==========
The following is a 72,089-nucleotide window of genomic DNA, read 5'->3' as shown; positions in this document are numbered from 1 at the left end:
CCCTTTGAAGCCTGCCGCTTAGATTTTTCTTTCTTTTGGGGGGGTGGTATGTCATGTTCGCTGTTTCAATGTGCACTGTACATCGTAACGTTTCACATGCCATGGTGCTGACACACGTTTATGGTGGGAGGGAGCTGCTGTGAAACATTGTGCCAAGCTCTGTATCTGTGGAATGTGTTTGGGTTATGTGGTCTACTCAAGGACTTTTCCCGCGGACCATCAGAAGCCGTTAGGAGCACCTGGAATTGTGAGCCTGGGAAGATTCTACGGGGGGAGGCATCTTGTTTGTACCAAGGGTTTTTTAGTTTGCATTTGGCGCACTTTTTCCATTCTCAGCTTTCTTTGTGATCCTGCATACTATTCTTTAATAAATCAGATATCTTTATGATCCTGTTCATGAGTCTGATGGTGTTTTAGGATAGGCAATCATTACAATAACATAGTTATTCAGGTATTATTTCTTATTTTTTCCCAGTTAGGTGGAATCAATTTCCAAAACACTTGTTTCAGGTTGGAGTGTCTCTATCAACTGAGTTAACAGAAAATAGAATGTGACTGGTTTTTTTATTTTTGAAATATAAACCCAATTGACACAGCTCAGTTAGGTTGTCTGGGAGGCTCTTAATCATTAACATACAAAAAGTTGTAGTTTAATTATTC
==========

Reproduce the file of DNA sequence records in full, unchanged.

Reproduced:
The following is a 72,089-nucleotide window of genomic DNA, read 5'->3' as shown; positions in this document are numbered from 1 at the left end:
CCCTTTGAAGCCTGCCGCTTAGATTTTTCTTTCTTTTGGGGGGGTGGTATGTCATGTTCGCTGTTTCAATGTGCACTGTACATCGTAACGTTTCACATGCCATGGTGCTGACACACGTTTATGGTGGGAGGGAGCTGCTGTGAAACATTGTGCCAAGCTCTGTATCTGTGGAATGTGTTTGGGTTATGTGGTCTACTCAAGGACTTTTCCCGCGGACCATCAGAAGCCGTTAGGAGCACCTGGAATTGTGAGCCTGGGAAGATTCTACGGGGGGAGGCATCTTGTTTGTACCAAGGGTTTTTTAGTTTGCATTTGGCGCACTTTTTCCATTCTCAGCTTTCTTTGTGATCCTGCATACTATTCTTTAATAAATCAGATATCTTTATGATCCTGTTCATGAGTCTGATGGTGTTTTAGGATAGGCAATCATTACAATAACATAGTTATTCAGGTATTATTTCTTATTTTTTCCCAGTTAGGTGGAATCAATTTCCAAAACACTTGTTTCAGGTTGGAGTGTCTCTATCAACTGAGTTAACAGAAAATAGAATGTGACTGGTTTTTTTATTTTTGAAATATAAACCCAATTGACACAGCTCAGTTAGGTTGTCTGGGAGGCTCTTAATCATTAACATACAAAAAGTTGTAGTTTAATTATTC